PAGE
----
Is European legislation really protecting consumers?
Obesity is one of the most pressing and serious public health issues we currently face. It is not an easy condition to tackle and figures continue to rise at an alarming rate; overcoming obesity requires hard work, dedication and a complete overhaul of one’s lifestyle, which, for many, seems insurmountable. This is where weight loss programmes like Total Diet Replacements (TDRs) come in: they provide a safe and effective way to lose weight and have proven immensely successful over the years.
Therefore, it is surprising the European Commission is considering legislation—under the umbrella of the Foods for Specific Groups Regulation (EU 609/2013)—which contains drastic and unwelcome proposals. The compositional criteria proposed under this planned law would make TDRs very difficult to develop, substantially more expensive for consumers, taste unpleasant and liable to turn rancid very quickly—essentially wiping them from the market.
This makes very little sense. TDRs have helped tens of thousands of people across the continent lose weight safely and successfully—a weight loss that has been shown to be maintainable. They are one of the only regulated weight loss programmes on the market and have been carefully designed to ensure they comprise compositionally sounds food products that provide 100 percent of recommended dietary allowances. They are the only nutritionally balanced weight loss solution which has been safely available in the EU for over 30 years. If these products are removed from the market, the public will have very little choice but to turn to other non-regulated diets and dangerous alternatives, such as fad diets or illegal slimming pills.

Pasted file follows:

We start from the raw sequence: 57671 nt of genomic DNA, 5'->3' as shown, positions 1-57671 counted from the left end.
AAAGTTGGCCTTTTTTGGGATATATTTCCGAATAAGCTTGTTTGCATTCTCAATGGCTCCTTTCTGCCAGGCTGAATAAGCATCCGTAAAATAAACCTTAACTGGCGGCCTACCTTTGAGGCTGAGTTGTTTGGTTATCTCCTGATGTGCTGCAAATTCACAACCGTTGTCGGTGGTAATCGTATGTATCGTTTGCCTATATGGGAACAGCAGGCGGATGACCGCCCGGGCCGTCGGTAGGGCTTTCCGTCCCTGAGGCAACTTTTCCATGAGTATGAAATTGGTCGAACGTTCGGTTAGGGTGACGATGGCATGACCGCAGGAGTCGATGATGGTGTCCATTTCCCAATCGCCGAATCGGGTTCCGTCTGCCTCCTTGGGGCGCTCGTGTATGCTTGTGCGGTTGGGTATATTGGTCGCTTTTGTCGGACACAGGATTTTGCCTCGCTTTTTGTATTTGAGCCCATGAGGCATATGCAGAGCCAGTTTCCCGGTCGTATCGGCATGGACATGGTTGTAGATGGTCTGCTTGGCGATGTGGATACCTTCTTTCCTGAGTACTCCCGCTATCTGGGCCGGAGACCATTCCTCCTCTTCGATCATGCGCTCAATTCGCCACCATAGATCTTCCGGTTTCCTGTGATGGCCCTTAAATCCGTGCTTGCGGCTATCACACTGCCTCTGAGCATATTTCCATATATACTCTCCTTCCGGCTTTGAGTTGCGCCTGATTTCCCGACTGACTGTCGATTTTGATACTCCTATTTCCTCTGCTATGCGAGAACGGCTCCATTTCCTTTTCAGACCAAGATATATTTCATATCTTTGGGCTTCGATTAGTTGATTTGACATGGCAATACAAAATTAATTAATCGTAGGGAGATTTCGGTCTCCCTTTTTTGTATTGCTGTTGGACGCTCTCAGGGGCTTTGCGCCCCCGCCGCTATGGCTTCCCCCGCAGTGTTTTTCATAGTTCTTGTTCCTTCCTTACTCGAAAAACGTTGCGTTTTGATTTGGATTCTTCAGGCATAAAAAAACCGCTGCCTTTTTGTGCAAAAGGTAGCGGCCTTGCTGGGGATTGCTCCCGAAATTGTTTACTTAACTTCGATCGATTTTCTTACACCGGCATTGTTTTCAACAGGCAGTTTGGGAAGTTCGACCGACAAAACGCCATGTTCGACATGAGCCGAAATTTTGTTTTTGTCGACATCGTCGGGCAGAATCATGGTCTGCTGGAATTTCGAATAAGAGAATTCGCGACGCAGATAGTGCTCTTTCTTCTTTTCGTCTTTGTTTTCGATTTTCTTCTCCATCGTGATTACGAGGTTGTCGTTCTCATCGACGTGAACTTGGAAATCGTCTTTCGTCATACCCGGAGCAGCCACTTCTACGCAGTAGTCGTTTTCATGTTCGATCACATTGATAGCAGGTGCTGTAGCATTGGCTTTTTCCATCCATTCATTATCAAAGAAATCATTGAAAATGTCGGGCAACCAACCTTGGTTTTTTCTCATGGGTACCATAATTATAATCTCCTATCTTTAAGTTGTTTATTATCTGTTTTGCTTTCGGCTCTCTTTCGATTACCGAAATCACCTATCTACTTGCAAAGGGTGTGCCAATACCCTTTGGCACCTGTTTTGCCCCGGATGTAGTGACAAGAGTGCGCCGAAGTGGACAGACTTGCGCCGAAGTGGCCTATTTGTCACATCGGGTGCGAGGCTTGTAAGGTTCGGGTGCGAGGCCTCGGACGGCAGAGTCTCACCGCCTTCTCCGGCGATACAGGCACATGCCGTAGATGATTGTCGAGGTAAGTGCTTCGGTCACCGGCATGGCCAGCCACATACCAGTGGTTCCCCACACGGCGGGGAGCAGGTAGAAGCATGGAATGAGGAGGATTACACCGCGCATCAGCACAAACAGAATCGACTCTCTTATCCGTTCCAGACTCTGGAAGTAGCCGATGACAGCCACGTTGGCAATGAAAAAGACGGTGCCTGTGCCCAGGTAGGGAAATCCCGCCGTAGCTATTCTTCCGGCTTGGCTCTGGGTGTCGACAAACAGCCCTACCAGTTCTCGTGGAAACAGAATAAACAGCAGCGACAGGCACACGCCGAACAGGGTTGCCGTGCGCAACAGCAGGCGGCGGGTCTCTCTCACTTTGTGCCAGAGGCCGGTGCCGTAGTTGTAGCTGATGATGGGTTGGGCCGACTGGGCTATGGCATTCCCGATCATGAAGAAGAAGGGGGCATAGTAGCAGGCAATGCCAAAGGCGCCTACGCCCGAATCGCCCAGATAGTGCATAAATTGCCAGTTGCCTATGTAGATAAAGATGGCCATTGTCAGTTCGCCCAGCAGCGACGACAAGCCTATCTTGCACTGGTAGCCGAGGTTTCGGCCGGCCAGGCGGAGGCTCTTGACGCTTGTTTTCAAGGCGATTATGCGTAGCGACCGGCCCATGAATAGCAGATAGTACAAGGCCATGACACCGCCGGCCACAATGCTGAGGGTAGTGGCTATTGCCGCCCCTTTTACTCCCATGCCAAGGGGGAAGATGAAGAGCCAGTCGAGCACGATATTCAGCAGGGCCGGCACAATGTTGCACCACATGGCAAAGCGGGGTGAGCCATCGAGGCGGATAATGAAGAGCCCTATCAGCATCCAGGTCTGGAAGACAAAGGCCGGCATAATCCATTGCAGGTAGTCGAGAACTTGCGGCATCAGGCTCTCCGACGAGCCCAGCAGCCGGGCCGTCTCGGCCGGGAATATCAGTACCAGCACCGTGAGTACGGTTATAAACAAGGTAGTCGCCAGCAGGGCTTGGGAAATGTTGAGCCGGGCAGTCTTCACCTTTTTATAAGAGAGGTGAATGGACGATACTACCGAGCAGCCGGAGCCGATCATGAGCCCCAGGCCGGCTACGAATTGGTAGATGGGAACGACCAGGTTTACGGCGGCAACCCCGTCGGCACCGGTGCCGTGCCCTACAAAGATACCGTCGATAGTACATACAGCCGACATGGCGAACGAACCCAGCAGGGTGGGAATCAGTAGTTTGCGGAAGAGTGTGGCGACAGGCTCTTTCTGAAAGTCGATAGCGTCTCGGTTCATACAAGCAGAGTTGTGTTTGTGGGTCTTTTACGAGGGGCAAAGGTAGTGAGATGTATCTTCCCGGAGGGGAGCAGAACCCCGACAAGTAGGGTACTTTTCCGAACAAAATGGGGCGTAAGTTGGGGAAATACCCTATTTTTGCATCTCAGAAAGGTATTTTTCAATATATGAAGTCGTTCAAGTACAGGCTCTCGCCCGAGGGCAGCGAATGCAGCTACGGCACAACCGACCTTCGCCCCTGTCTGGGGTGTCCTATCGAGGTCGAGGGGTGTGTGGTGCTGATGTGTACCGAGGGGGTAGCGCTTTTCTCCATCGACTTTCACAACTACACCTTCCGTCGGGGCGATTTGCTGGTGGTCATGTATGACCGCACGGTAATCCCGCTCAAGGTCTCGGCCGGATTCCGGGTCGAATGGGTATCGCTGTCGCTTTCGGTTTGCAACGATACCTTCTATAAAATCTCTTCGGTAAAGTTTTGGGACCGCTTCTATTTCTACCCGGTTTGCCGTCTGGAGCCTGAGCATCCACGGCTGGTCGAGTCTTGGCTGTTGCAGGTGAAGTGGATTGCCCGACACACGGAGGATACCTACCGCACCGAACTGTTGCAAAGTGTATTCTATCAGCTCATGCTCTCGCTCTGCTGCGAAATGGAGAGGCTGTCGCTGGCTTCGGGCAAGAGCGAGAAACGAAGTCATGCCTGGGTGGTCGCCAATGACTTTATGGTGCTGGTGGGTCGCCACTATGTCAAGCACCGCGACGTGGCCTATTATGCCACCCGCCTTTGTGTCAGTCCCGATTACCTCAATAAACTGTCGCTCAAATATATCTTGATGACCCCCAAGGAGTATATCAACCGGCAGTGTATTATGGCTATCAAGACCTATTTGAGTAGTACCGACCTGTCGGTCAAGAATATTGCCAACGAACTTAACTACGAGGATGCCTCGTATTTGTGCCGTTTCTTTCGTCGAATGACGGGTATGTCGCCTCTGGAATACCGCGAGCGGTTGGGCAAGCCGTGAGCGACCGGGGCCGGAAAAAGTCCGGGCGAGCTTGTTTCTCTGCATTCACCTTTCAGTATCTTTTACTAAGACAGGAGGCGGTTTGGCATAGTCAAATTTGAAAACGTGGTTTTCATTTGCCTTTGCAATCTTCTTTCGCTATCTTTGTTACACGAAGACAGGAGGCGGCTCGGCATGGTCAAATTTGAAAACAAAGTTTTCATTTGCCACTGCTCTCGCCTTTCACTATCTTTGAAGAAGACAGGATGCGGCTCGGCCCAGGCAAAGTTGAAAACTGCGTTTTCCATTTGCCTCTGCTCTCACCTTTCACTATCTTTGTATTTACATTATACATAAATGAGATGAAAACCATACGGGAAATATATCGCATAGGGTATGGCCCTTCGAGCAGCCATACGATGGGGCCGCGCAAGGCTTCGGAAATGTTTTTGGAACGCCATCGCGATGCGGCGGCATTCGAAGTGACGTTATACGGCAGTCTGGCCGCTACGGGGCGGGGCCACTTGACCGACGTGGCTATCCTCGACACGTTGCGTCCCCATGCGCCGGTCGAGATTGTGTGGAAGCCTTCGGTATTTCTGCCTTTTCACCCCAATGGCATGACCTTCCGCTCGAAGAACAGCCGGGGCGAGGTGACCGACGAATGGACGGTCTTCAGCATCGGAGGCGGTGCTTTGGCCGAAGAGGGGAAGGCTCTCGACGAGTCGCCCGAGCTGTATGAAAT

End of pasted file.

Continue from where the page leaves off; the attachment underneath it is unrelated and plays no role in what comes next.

These alternatives are a lot more widely available than one would assume and can result in lasting damage. In 2015 alone, the UK Medicines and Healthcare Regulatory Agency (MHRA) seized more than 240,000 doses of pills claiming to be for weight loss, which turned out to contain previously banned medicines associated with increased risks of heart attacks and strokes. Tragic news stories have revealed the extent of the damage suffered by those desperate individuals from these pills—everything from liver damage to death—and there is a very real risk that, in the absence of TDRs, the number of these horrific incidences might rise.
The main objective of the Food for Specific Groups regulation is to enhance consumer safety—but whether this always translates into reality is questionable. Regulation is welcome, but needs to make sense. It is crucial these proposed rules are reconsidered with the safety of the European public at the forefront.
Professor Anthony Leeds is the Medical Director of the European Very Low Calorie Diet Industry Group.